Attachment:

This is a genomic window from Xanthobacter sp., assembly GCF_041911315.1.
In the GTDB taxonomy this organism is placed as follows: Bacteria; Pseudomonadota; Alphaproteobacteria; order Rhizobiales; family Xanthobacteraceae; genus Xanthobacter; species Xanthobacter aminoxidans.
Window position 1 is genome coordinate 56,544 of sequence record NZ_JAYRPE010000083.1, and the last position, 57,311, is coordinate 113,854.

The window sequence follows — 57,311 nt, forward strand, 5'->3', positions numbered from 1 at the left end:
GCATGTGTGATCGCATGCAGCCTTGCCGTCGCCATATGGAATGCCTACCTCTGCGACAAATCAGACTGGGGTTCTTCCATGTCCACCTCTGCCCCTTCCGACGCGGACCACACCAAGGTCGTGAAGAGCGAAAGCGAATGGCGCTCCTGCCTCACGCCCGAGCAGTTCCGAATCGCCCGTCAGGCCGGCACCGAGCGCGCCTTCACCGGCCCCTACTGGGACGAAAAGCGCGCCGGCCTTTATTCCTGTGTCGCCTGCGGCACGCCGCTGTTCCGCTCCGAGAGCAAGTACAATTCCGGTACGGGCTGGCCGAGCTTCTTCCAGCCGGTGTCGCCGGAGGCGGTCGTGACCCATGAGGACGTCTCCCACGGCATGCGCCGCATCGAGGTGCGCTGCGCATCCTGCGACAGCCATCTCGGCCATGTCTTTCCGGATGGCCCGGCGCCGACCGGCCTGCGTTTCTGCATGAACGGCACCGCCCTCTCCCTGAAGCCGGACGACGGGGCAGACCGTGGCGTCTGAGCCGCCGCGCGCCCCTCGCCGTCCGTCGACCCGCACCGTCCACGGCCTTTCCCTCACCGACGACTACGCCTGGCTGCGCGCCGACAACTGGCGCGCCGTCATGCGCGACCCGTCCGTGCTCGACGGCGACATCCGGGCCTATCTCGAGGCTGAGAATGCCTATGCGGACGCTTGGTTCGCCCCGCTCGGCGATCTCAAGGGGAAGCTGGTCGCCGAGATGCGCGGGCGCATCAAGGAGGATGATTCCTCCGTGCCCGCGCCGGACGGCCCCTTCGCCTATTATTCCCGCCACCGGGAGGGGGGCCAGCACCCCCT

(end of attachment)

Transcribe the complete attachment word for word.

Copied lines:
This is a genomic window from Xanthobacter sp., assembly GCF_041911315.1.
In the GTDB taxonomy this organism is placed as follows: Bacteria; Pseudomonadota; Alphaproteobacteria; order Rhizobiales; family Xanthobacteraceae; genus Xanthobacter; species Xanthobacter aminoxidans.
Window position 1 is genome coordinate 56,544 of sequence record NZ_JAYRPE010000083.1, and the last position, 57,311, is coordinate 113,854.

The window sequence follows — 57,311 nt, forward strand, 5'->3', positions numbered from 1 at the left end:
GCATGTGTGATCGCATGCAGCCTTGCCGTCGCCATATGGAATGCCTACCTCTGCGACAAATCAGACTGGGGTTCTTCCATGTCCACCTCTGCCCCTTCCGACGCGGACCACACCAAGGTCGTGAAGAGCGAAAGCGAATGGCGCTCCTGCCTCACGCCCGAGCAGTTCCGAATCGCCCGTCAGGCCGGCACCGAGCGCGCCTTCACCGGCCCCTACTGGGACGAAAAGCGCGCCGGCCTTTATTCCTGTGTCGCCTGCGGCACGCCGCTGTTCCGCTCCGAGAGCAAGTACAATTCCGGTACGGGCTGGCCGAGCTTCTTCCAGCCGGTGTCGCCGGAGGCGGTCGTGACCCATGAGGACGTCTCCCACGGCATGCGCCGCATCGAGGTGCGCTGCGCATCCTGCGACAGCCATCTCGGCCATGTCTTTCCGGATGGCCCGGCGCCGACCGGCCTGCGTTTCTGCATGAACGGCACCGCCCTCTCCCTGAAGCCGGACGACGGGGCAGACCGTGGCGTCTGAGCCGCCGCGCGCCCCTCGCCGTCCGTCGACCCGCACCGTCCACGGCCTTTCCCTCACCGACGACTACGCCTGGCTGCGCGCCGACAACTGGCGCGCCGTCATGCGCGACCCGTCCGTGCTCGACGGCGACATCCGGGCCTATCTCGAGGCTGAGAATGCCTATGCGGACGCTTGGTTCGCCCCGCTCGGCGATCTCAAGGGGAAGCTGGTCGCCGAGATGCGCGGGCGCATCAAGGAGGATGATTCCTCCGTGCCCGCGCCGGACGGCCCCTTCGCCTATTATTCCCGCCACCGGGAGGGGGGCCAGCACCCCCT